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Does buying Shell shares ahead of Q2 results make sense?

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Is now a good time to buy Shell shares as the Jackdaw gas field project begins?

ShellSource: Bloomberg
 Axel Rudolph | Market Analyst, London | Publication date: Wednesday 27 July 2022

Is now a good time to buy Shell shares as the Jackdaw gas field project begins?

Shell PLC (SHEL.L) said on Monday that it will go ahead and develop the Jackdaw gas field in the British North Sea, which has been opposed by environmental groups, but which received regulatory approval in June after Shell changed its environmental development plan.

The field, which has reserves of between 120 million and 250 million barrels of oil equivalent, is expected to come online by the second half of 2025 and could provide 6.5% of Britain’s gas output at a time when the UK tries to become more energy self-sufficient and less reliant on gas imports.

Shell, as one of the biggest companies on the London Stock Exchange (LSE) with a market capitalisation of £150 billion, second only to AstraZeneca PLC, like its rivals is actively exploring the transition from fossil fuels to alternative energy sources. If demand for oil were to decline, this strategy could turn out to be a smart way of diversifying Shell’s earnings. For now, the demand for energy remains high, though, and should continue to greatly contribute to the British oil and gas company’s coffers.

Shell’s second quarter (Q2) earnings are expected to be published on Thursday with revenue estimated to come in at £100.85 billion, up nearly 67% year-on-year (YoY), with a Q2 pre-tax profit of £10.71 billion, up 45% compared to a year ago.

According to Reuters Refinitiv data five analysts rate the share as a ‘strong buy’, 16 as a ‘buy’ and three as a ‘hold’ with a median long-term price target of 2,789.5 pence, up around 33% from current levels (as of 27 July 2022).

Analyst expectationSource: Refinitiv

Technical analysis outlook of the Shell share price

Like other oil and gas companies Shell has been greatly outperforming the FTSE 100 and still trades around 23% higher year-to-date, despite its over 20% slump from its early June high.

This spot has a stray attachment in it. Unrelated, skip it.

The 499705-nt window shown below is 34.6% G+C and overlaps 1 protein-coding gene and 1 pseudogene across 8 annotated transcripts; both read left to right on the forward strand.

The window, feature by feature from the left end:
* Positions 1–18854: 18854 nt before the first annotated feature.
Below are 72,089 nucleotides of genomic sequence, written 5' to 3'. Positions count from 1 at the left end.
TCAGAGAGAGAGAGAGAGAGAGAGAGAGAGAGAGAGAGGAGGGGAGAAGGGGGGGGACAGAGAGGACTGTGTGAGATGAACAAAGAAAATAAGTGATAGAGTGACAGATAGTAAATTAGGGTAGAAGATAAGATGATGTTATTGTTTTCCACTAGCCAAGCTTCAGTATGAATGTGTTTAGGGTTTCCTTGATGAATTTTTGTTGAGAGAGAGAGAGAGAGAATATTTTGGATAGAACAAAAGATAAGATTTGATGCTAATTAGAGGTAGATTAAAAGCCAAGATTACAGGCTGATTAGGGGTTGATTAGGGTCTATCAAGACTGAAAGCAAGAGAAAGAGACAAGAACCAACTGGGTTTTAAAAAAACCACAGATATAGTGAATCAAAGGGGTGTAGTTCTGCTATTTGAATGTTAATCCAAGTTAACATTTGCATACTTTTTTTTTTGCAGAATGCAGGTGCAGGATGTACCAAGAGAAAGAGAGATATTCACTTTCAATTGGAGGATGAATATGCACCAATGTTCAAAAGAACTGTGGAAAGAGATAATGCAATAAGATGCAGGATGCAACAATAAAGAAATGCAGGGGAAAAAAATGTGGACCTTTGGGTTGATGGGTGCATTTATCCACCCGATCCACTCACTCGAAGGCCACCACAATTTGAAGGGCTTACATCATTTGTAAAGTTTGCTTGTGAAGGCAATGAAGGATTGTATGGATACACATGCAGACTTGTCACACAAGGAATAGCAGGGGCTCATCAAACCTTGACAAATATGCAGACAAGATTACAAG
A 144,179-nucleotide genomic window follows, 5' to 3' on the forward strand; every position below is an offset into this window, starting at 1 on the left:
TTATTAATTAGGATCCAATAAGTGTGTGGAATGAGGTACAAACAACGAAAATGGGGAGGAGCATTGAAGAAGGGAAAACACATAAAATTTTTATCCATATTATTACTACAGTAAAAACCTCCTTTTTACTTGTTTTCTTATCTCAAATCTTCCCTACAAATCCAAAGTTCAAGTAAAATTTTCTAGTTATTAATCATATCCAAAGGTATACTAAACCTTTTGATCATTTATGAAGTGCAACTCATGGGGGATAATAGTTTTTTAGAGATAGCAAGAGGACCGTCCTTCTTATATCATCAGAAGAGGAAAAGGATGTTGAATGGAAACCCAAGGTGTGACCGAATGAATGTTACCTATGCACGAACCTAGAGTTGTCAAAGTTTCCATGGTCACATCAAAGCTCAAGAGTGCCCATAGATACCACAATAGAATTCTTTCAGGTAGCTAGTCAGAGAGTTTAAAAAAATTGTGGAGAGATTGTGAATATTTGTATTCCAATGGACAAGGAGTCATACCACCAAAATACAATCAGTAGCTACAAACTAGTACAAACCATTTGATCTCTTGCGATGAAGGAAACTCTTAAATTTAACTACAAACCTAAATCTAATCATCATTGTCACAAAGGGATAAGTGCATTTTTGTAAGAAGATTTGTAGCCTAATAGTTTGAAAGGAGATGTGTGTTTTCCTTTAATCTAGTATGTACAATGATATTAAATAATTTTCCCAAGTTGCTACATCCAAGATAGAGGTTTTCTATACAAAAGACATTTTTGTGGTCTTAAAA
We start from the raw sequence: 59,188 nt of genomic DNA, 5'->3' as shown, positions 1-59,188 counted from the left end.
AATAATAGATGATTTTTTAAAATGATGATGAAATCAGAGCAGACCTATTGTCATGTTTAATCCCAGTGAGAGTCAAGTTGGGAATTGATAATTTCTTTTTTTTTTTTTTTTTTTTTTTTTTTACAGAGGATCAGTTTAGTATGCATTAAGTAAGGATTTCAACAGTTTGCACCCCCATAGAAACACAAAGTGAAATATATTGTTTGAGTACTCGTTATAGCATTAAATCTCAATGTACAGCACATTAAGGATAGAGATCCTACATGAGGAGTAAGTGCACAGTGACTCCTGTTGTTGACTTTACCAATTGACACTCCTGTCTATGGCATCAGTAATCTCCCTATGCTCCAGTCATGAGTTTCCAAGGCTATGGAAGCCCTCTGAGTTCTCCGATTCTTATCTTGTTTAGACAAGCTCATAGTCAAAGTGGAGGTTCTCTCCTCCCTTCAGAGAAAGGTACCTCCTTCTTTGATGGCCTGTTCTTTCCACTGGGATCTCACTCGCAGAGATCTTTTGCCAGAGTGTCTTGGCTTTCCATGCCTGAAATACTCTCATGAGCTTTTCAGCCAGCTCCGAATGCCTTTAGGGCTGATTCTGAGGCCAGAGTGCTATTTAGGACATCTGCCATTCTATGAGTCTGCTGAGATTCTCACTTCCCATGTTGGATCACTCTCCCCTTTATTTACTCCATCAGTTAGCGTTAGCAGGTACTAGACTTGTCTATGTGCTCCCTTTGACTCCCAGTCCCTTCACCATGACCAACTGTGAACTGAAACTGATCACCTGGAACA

When looking at the weekly price chart one can see that the decline can be sub-divided into three corrective Elliott waves, A, B and C, with the C-leg low formed in early July at 1,909p.

If the recent sell-off is only corrective in nature, a five-wave advance to above its June peak at 2,459p should unfold.

Shell weekly chartSource: ProRealTime


It is of interest to analysts that the early July low was made close to the 200-day simple moving average (SMA) which acted as support. Stocks which trade above their 200-day SMA are considered to be bullish.

From a longer-term perspective the Shell share price remains in an uptrend as it continues to trade above its 2020-to-2022 uptrend line at 1,894p and its March low at 1,818p.

On the daily chart, the fact that the Shell share price has managed to rise above its two-month downtrend line at 2,026p and also above its 2,081 8 July high, is technically short-term bullish with the 55-day SMA and the late June high at 2,194p to 2,238p being in the limelight.

The current bullish upside momentum should remain in play while the share remains within its short-term uptrend channel and above its last reaction low at Monday’s 2,002 low on a daily chart closing basis. Were this level to unexpectedly give way, the early July low at 1,909p would be back in the frame as well as the 2020-to-2022 uptrend line at 1,894p.

Shell daily chartSource: ProRealTime
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